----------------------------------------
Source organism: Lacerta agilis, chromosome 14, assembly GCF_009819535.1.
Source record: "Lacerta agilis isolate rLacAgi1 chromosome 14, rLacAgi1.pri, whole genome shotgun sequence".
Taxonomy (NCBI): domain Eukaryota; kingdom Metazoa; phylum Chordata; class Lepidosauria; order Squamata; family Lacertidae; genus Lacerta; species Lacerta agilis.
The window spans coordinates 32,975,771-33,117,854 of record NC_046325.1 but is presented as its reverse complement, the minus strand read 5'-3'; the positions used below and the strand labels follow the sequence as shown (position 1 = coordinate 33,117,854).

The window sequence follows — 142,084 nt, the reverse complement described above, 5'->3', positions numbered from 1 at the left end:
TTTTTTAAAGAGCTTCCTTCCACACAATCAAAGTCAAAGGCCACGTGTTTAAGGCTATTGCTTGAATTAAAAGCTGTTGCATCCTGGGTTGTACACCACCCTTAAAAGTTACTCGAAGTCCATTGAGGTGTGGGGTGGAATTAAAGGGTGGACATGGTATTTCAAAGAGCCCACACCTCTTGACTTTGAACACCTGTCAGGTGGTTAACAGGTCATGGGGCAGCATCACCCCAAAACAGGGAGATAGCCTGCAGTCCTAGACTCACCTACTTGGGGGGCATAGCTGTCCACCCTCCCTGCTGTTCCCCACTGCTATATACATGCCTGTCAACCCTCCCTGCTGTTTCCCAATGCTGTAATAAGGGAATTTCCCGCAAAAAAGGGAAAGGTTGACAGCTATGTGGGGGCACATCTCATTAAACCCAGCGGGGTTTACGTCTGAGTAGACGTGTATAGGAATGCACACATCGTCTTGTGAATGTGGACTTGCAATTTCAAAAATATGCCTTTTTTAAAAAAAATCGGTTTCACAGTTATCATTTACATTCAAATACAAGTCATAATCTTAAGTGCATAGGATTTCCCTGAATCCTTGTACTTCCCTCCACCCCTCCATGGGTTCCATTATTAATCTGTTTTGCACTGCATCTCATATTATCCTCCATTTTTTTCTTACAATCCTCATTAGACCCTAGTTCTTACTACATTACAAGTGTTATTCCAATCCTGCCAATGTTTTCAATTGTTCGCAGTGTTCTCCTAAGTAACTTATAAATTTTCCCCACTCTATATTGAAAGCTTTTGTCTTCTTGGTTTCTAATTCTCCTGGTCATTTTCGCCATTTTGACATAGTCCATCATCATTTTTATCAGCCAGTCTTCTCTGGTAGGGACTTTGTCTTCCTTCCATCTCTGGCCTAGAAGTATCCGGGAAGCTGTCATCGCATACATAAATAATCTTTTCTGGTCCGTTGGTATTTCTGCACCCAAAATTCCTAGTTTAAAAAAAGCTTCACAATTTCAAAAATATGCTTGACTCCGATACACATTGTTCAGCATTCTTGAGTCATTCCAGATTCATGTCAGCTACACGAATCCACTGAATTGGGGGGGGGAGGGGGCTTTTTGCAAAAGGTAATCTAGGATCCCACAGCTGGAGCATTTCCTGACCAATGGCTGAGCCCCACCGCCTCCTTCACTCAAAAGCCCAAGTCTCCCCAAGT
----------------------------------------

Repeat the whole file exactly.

Source organism: Lacerta agilis, chromosome 14, assembly GCF_009819535.1.
Source record: "Lacerta agilis isolate rLacAgi1 chromosome 14, rLacAgi1.pri, whole genome shotgun sequence".
Taxonomy (NCBI): domain Eukaryota; kingdom Metazoa; phylum Chordata; class Lepidosauria; order Squamata; family Lacertidae; genus Lacerta; species Lacerta agilis.
The window spans coordinates 32,975,771-33,117,854 of record NC_046325.1 but is presented as its reverse complement, the minus strand read 5'-3'; the positions used below and the strand labels follow the sequence as shown (position 1 = coordinate 33,117,854).

The window sequence follows — 142,084 nt, the reverse complement described above, 5'->3', positions numbered from 1 at the left end:
TTTTTTAAAGAGCTTCCTTCCACACAATCAAAGTCAAAGGCCACGTGTTTAAGGCTATTGCTTGAATTAAAAGCTGTTGCATCCTGGGTTGTACACCACCCTTAAAAGTTACTCGAAGTCCATTGAGGTGTGGGGTGGAATTAAAGGGTGGACATGGTATTTCAAAGAGCCCACACCTCTTGACTTTGAACACCTGTCAGGTGGTTAACAGGTCATGGGGCAGCATCACCCCAAAACAGGGAGATAGCCTGCAGTCCTAGACTCACCTACTTGGGGGGCATAGCTGTCCACCCTCCCTGCTGTTCCCCACTGCTATATACATGCCTGTCAACCCTCCCTGCTGTTTCCCAATGCTGTAATAAGGGAATTTCCCGCAAAAAAGGGAAAGGTTGACAGCTATGTGGGGGCACATCTCATTAAACCCAGCGGGGTTTACGTCTGAGTAGACGTGTATAGGAATGCACACATCGTCTTGTGAATGTGGACTTGCAATTTCAAAAATATGCCTTTTTTAAAAAAAATCGGTTTCACAGTTATCATTTACATTCAAATACAAGTCATAATCTTAAGTGCATAGGATTTCCCTGAATCCTTGTACTTCCCTCCACCCCTCCATGGGTTCCATTATTAATCTGTTTTGCACTGCATCTCATATTATCCTCCATTTTTTTCTTACAATCCTCATTAGACCCTAGTTCTTACTACATTACAAGTGTTATTCCAATCCTGCCAATGTTTTCAATTGTTCGCAGTGTTCTCCTAAGTAACTTATAAATTTTCCCCACTCTATATTGAAAGCTTTTGTCTTCTTGGTTTCTAATTCTCCTGGTCATTTTCGCCATTTTGACATAGTCCATCATCATTTTTATCAGCCAGTCTTCTCTGGTAGGGACTTTGTCTTCCTTCCATCTCTGGCCTAGAAGTATCCGGGAAGCTGTCATCGCATACATAAATAATCTTTTCTGGTCCGTTGGTATTTCTGCACCCAAAATTCCTAGTTTAAAAAAAGCTTCACAATTTCAAAAATATGCTTGACTCCGATACACATTGTTCAGCATTCTTGAGTCATTCCAGATTCATGTCAGCTACACGAATCCACTGAATTGGGGGGGGGAGGGGGCTTTTTGCAAAAGGTAATCTAGGATCCCACAGCTGGAGCATTTCCTGACCAATGGCTGAGCCCCACCGCCTCCTTCACTCAAAAGCCCAAGTCTCCCCAAGT